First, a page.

Friday, May 02, 2008

Peers and the Healthy Writer

I've been doing a lot of travelling lately, giving my standard inspirational talk to newbies (if you've seen my tattoos, you know the talk I mean) and a topic that keeps coming up is the importance of peers to today's writer.

Peers are both the most and least important people in your career. It all depends on what you use them for.

Here's a quickie rundown of everything peery.

Herding Instinct. If you're a newbie writer who lives a Unibomberish existence off the grid, you aren't reading this. For the rest of us, seeking out like-minded folks is part of our genetic code.

Since writing is a solitary profession, meeting other writers--both online and in real life--is a way to reassure ourselves that we're normal after all. Most writers have the same concerns, problems, and fears. Depending on your experience, there's always more to learn and tales to share.

This is good. Networking offers opportunities to question, evaluate, test, and explore the reasons we work the way we work. We all can learn a great deal from each other, and Internet forums, blogs, bulletin boards, groups, and discussions, along with writing conventions and conferences, book fairs, and literary festivals, are the perfect way to do this.

You obviously read this blog, but do you contribute to it? Do you ask questions, offer advice, and communicate? Communication is a two way street, and you learn more from give and take than you do simply lurking and watching.

Critiquing. While trading insider secrets is a great reason to hang out with other writers, the best way to use your peers is as readers. If you haven't ever joined a writer's group, you should consider it. If you're already published, offer to trade manuscripts with your peers before your agent or editor has a look. I do this with many different authors, and I always learn a lot.

While it's always nice to be praised, it's much better to seek problems with your work, so those can be fixed before the book reaches the street and the hate email starts pouring in.

Critiquing goes both ways, and you can also learn from reading a peer's manuscript and articulating what can be made stronger, and possibly how.

Approval. While I endorse forging some ties with a few close writing friends, for the most part you don't need to worry about the acceptance of your peers. While a certain percentage of them--especially if you do a lot of appearances--will buy your books if they like what you have to say, the fact is that your peers aren't your main audience.

Worrying about who is saying what about whom, feeling snubbed because you never got that nomination or award, and wondering why those cliques of popular authors never seem to include you--that's all wasted effort on your part.

You don't need to be accepted by the writing community, the genre community, the awards committee, your local writing organization, or any other group of individual in order to be happy or successful.

The opinion of your peers, as a group, simply doesn't matter.

High school was a long time ago. If you like yourself, and have at least one person in the world who also likes you, that's all you'll ever need.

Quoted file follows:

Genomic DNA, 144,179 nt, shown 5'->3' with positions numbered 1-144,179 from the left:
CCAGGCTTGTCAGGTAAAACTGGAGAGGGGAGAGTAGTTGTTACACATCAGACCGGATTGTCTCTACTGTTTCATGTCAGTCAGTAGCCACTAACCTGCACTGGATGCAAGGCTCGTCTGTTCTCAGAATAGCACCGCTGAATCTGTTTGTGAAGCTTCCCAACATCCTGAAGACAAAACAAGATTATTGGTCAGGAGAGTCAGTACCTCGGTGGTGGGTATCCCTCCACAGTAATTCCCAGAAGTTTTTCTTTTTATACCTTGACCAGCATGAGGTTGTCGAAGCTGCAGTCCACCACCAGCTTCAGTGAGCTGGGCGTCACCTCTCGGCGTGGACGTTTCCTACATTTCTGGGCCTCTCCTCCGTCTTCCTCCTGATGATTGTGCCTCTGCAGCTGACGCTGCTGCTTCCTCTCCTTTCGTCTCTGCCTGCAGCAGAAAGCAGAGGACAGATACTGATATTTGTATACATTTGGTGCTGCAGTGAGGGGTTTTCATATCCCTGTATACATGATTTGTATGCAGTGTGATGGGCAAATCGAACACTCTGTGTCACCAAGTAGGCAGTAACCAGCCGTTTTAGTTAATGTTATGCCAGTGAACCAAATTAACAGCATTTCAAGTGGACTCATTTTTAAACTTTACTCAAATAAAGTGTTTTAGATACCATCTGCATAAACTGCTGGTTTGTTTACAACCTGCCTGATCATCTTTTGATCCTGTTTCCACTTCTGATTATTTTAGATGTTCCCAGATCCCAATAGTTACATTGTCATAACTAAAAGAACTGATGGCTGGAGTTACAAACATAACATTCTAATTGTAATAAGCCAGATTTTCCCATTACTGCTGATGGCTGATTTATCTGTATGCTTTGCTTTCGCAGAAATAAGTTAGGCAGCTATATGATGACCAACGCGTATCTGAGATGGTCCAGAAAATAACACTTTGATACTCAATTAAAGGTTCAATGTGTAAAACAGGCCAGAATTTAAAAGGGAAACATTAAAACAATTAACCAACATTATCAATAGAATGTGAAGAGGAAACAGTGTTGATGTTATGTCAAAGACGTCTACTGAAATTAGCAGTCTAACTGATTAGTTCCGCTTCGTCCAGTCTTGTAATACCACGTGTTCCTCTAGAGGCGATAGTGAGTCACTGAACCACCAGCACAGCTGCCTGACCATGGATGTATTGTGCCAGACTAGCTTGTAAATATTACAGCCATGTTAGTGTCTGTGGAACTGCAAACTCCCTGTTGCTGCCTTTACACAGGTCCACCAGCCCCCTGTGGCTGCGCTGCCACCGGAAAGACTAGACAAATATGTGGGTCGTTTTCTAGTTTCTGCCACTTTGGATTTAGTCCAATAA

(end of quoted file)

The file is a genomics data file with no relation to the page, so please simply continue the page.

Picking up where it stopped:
Blurbing. Try to blurb everyone you can. When asking for blurbs, don't be aggressive, or disappointed if it doesn't work out. That's all that needs to be said on the subject.

For an alternate viewpoint of this, check out Barry Eisler's blog post over at MJ Rose's Buzz, Balls, and Hype:

Commiseration. Hanging out with writers, talking the talk, is always helpful. But sometimes you need something deeper. Things happen in the career, both good and bad, and often we don't know how to react to them. Sometimes we need a peer to offer their perspective. Sometimes we just need someone to bitch to.

This is where the line between peer and friend begins to blur. Try to keep them separate.

A peer is a fellow writer.

A friend is a favored companion.

All peers are not friends, and all friends are not peers.

If you can land one who is both, cherish that relationship, because you can benefit greatly from it. Just remember to put back in what you take out.

And remember to never air dirty laundry, yours or anyone else's.

Advice. As you move up in the writing world, more and more people will ask you for your advice because they want to get where you're at.

Offer that advice, but always make sure they know that your way isn't the only way, and that just because you're a so-called expert doesn't mean you know everything.

And make sure, when you hear expert advice, you remember that as well.

There are few universal truths in writing. Learn what you can, test things for yourself, and discard what doesn't work.

Support. We need to help each other, not hurt each other.

That involves two basic principles.

1. Not thinking or acting like you're better than anyone else, and never publicly criticizing other authors.

2. Being friendly, accessible, and professional.

Treat other writers like you want to be treated, no matter their experience level, or how incredibly obnoxious, small-minded, or oblivious they are.

Being right is not an excuse for being mean. Being successful is not an excuse for being self-important. Being honest is not an invitation to getting attacked.

Help others and keep the negativity private.

That said, I've officially declared tomorrow, May 3 ,to be "Hug Another Author Day."

Tag, you're it. Spread the word. Virtual hugs are okay too.

And, as always, thanks for reading. Hugs to all you folks. :)